The forecast for first-quarter real residential investment growth increased from 7.8 percent to 10.8 percent after the housing data releases last week from the National Association of Realtors and the U.S. Census Bureau.
Canadian Oil Sands: add Shell to the short list of operators who shun the Canadian oil sands --
Exxon Mobil Corp. slashed reserves after removing the $16 billion Kearl oil-sands project in Athabasca from its books last week. A day earlier, ConocoPhillips said that erasing oil-sands barrels had reduced its reserves to a 15-year low. In 2015, Shell itself took a $2 billion charge as it shelved an oil-sands project in Alberta, and last year sold other assets in the area for about $1 billion.
The oil-sand mines in the region are among the costliest petroleum projects because the raw bitumen extracted must be processed and converted to a synthetic crude before being transported to refineries, mainly in the U.S. In addition, Canadian oil sells for less than benchmark U.S. crude because of the cost to ship it and an abundance of competing supplies from shale fields.
Hope springs eternal: via Twitter -- Saudi Arabia "wants" oil to reach $60 in 2017.

More On Target
From Fortune:
The discount retailer on Tuesday reported its third straight quarter of comparable sales declines, as a 34% surge in its digital business was not enough to make up for shoppers' exodus from its stores during the holiday season. And Target expects its struggles to persist this year while it figures out how to re-tool its business.
For the full fiscal year that started on February 1, Target expects a low-single digit decline in comparable sales, coming off a worse than expected 1.5% drop during the fourth quarter.
In contrast, Walmart U.S. last week reported its comparable sales were up 1.8% during the same period.
Some of the initiatives that Target will disclose in detail at its annual meeting with Wall Street analysts later on Tuesday include launching in the next two years 12 new house brands it thinks can eventually garner $10 billion in annual sales, and, perhaps more crucially, lowering its prices on many goods so as to be competitive in the price wars with Walmart and Amazon.com.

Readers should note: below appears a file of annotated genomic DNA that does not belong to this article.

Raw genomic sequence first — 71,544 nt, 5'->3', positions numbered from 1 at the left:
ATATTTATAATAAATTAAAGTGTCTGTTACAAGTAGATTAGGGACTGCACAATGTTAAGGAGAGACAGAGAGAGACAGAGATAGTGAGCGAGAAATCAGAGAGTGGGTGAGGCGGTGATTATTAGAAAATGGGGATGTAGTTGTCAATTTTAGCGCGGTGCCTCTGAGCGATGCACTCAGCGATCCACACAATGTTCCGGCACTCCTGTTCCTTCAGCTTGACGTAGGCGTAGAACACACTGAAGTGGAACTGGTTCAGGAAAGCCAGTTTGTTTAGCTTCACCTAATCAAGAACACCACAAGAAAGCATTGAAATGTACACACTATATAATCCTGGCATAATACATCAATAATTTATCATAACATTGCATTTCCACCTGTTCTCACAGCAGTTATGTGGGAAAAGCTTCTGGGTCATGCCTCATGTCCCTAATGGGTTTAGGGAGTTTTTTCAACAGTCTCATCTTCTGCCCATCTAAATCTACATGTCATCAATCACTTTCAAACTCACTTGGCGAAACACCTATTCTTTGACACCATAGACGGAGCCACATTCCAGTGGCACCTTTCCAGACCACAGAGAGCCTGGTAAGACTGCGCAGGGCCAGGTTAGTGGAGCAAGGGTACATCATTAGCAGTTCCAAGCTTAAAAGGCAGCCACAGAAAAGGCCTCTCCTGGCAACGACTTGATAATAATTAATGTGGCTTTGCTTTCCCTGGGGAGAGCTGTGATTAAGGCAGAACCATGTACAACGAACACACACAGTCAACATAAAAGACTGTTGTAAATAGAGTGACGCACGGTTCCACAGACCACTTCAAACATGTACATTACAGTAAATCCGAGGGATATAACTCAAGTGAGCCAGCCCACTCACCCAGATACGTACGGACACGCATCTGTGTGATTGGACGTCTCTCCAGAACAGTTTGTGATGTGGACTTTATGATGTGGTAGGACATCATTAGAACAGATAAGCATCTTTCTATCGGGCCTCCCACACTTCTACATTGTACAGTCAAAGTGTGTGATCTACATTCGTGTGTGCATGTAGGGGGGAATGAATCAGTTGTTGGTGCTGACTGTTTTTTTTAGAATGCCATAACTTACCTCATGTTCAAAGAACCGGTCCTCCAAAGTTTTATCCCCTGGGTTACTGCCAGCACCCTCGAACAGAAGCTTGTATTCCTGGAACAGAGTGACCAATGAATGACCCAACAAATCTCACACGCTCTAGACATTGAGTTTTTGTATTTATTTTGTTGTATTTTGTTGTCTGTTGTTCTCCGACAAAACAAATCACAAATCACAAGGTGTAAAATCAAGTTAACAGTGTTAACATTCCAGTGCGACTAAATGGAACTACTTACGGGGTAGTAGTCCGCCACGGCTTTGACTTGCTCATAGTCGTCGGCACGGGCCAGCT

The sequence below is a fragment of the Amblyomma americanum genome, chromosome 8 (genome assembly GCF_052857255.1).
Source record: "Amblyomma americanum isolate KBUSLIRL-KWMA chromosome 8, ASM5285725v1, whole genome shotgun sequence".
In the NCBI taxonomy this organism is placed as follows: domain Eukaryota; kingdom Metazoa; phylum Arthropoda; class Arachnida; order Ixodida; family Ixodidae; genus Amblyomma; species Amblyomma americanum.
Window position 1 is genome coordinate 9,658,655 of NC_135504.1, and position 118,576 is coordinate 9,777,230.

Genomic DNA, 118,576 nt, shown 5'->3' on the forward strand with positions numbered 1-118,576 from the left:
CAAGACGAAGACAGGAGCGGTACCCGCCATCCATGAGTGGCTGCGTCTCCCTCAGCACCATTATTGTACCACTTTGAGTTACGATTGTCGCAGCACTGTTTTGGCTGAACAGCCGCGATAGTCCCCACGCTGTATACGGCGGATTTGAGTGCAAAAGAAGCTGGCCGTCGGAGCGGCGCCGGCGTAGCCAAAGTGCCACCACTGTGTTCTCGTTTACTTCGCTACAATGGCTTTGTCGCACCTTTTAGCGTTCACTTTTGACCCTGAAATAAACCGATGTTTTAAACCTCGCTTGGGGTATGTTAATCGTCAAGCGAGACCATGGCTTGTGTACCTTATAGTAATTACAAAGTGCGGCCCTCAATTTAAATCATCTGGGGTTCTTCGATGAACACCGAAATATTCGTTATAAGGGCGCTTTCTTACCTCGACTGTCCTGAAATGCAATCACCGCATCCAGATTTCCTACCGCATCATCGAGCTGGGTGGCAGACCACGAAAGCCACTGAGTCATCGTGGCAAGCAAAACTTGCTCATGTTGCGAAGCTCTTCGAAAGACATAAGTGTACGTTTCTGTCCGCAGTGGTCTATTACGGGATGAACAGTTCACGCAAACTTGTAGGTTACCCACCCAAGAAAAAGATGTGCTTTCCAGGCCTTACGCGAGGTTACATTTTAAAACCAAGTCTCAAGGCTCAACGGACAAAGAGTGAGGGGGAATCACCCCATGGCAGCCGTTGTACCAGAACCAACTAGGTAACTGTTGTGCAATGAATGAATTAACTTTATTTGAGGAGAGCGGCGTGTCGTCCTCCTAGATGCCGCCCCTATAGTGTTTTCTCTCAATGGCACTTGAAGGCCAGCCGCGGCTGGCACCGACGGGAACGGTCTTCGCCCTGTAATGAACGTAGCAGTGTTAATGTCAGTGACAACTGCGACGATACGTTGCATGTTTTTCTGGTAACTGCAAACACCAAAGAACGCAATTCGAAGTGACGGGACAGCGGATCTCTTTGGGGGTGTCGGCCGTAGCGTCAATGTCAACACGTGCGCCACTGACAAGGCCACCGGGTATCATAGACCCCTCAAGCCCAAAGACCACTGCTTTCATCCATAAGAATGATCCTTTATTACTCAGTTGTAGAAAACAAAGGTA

Perhaps one of the "12 new house brands" needs to be the "Trump" brand, or the "Ivanka Trump" brand. Just saying. 

Television Is Training Me To Not Watch Television -- Scott Adams -- February 28, 2017

Active rigs:

Active Rigs4138119192183

RBN Energy: will natural gas production in SCOOP/STACK be "OK"?

Scott Adams: television is training me to not watch television.

And right on cue, via Twitter:


Later, 7:57 p.m. Central Time: Fox Business surges in ratings competition with CNBC. Yes, I don't watch CNBC any more during the day; it's all Fox Business for me except first thing in the morning, 5:00 a.m. to 8:00 a.m. (if I'm up that early), when I flip between Fox Business and CNBC. Whenever Becky Quick comes on with Warren Buffett, I immediately switch networks. When Maria Bartiromo gets into a long segment I generally switch networks.

Original Post
I agree with what Scott Adams had to say (see link above).

Right after the Trump election, I started watching MSNBC "Morning Joe" but that lasted about ten days. I no longer watch MSNBC. Same old stuff. Same old talking heads. I don't get up early to watch Fox Business News or MSNBC "Squawk Box" any more. In fact, I don't turn on our television set any more.

I now watch television -- if I watch it at all -- on an old MacBook Pro. I have an app that immediately mutes every commercial. The great thing -- the app is free and needs no special effort to install. The app is my left index finger, hitting the mute button on the computer. No remote device and therefore I never "lose" the remote device.

I won't be watching

Monday, February 27, 2017